The wheelchair using Dr. Strangelove, a German scientists working for the US-government then suggests a new kind of survival program for the American citizens, which includes a cultivation act with 10 women for one man, trying to save the population, an idea favored by all men in the room. At the end, Dr. Strangelove yells “Mein Führer, I can walk” and right after, the atomic bomb reaches its aim in the USSR, causing its world-extermination-machine to start, wiping out all mankind on the planet. The final scene shows footage from nuclear tests like the ‘Trinity test‘, the ‘bombing of Nagasaki‘, ‘Operation Ivy‘ and several more. The movie satirizes the Cold War, showing how both sides should be deterred from a nuclear war, since a universal cataclysmic disaster was possible, independent on which party actually ‘won’. The movie raised public questions about the U.S’ control over nuclear weapons and was ranked as one of the greatest black comedies of all times. [4,5]

Testifying against Oppenheimer

Teller became controversial in 1954 when he testified against Oppenheimer at Oppenheimer’s security clearance hearing.[12] Teller had clashed with Oppenheimer many times at Los Alamos over issues relating both to fission and fusion research, and during Oppenheimer’s trial he was the only member of the scientific community to state that Oppenheimer should not be granted security clearance. After the Oppenheimer controversy, Teller became ostracized by much of the scientific community, but was still quite welcome in the government and military science circles.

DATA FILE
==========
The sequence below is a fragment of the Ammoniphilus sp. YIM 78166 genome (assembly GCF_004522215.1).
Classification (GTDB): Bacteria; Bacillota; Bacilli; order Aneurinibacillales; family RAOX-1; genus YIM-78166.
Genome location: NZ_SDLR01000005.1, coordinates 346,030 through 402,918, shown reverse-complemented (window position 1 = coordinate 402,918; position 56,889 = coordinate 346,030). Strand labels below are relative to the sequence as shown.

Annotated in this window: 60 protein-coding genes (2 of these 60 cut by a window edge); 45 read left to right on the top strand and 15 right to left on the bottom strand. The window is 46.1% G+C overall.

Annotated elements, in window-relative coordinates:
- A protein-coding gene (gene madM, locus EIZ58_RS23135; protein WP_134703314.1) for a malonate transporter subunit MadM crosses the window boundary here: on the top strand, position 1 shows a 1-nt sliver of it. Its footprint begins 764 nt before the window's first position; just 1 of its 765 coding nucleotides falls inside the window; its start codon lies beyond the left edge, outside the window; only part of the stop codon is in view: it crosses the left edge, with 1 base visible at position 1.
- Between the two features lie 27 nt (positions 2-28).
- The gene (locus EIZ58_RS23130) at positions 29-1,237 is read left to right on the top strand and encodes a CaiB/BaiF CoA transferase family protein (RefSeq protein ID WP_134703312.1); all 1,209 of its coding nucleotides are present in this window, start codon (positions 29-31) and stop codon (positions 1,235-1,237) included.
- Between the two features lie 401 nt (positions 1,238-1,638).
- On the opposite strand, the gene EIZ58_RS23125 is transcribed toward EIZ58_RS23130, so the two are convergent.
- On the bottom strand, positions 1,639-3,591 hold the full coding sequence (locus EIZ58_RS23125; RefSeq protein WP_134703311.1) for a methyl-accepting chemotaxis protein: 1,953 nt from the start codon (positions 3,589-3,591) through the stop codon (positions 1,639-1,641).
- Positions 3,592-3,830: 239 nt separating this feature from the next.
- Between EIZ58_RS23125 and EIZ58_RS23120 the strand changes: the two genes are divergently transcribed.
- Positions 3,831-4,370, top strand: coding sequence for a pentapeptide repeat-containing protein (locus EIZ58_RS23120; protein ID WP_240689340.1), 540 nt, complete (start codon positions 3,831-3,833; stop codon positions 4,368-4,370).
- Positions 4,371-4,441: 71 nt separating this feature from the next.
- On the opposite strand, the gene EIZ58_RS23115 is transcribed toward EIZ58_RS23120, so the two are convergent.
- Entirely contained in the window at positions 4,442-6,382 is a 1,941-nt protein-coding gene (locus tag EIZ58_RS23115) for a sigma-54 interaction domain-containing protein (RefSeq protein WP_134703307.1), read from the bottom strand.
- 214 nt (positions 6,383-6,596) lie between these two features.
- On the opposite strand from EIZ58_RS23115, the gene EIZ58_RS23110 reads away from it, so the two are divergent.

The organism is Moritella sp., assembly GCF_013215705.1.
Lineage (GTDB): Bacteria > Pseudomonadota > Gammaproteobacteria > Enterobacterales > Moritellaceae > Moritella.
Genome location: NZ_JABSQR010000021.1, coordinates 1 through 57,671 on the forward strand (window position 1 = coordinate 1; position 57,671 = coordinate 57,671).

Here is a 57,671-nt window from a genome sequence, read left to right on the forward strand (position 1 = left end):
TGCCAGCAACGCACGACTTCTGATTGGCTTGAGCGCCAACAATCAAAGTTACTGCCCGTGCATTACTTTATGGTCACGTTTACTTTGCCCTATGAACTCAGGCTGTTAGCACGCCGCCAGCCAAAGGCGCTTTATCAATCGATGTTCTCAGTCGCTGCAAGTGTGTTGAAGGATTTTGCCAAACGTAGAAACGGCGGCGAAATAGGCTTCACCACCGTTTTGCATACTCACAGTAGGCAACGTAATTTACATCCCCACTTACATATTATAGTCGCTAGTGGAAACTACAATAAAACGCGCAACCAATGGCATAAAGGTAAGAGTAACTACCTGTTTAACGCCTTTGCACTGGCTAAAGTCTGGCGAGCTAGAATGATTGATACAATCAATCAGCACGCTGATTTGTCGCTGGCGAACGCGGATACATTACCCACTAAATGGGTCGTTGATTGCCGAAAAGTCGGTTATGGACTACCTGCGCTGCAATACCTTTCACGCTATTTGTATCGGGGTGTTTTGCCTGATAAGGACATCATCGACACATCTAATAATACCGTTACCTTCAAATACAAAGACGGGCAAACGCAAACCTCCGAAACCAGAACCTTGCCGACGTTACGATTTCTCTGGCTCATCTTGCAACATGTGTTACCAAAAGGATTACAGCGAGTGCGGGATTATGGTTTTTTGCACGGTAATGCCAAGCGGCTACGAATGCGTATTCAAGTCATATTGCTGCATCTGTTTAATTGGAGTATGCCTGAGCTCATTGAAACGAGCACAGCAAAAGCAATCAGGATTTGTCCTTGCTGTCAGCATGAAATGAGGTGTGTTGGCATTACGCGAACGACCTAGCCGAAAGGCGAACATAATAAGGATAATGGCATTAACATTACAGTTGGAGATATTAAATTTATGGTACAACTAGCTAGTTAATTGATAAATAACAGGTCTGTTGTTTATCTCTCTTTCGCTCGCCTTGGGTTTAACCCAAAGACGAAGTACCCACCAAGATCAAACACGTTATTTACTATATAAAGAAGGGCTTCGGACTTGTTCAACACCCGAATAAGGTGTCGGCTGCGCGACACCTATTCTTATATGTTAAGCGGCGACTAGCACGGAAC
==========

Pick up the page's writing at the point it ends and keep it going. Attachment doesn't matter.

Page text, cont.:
Later Years

He was Director of the Lawrence Livermore National Laboratory, which he helped to found with Ernest O. Lawrence, from 1958 to 1960, and after that he continued as an Associate Director.[13] He chaired the committee that founded the Space Sciences Laboratory at Berkeley. He also served concurrently as a Professor of Physics at the University of California, Berkeley. He was a tireless advocate of a strong nuclear program and argued for continued testing and development — in fact, he stepped down from the directorship of Livermore so that he could better lobby against the proposed test ban.

Teller was one of the first prominent people to raise the danger of climate change, driven by the burning of fossil fuels. At an address to the membership of the American Chemical Society in December 1957, Teller warned that the large amount of carbon-based fuel that had been burnt since the mid-19th century was increasing the concentration of carbon dioxide in the atmosphere, which would “act in the same way as a greenhouse and will raise the temperature at the surface, and that he had calculated that if the concentration of carbon dioxide in the atmosphere increased by 10% an appreciable part of the polar ice might melt. In the 1980s, Teller began a campaign for what later became the Strategic Defense Initiative (SDI), also known as Star Wars. The concept was to use laser and satellite technology to defend against Soviet intercontinental missiles.

“We must learn to live with contradictions, because they lead to deeper and more effective understanding.”
— Edward Teller, “Science and Morality” in Science (1998), Vol. 280, p. 1200

Edward Teller died at Stanford on September 9, 2003, at age 95.

Matthew Bunn, Nuclear 101: How Nuclear Bombs Work Part 1/2, [14]

Reference and Further Reading: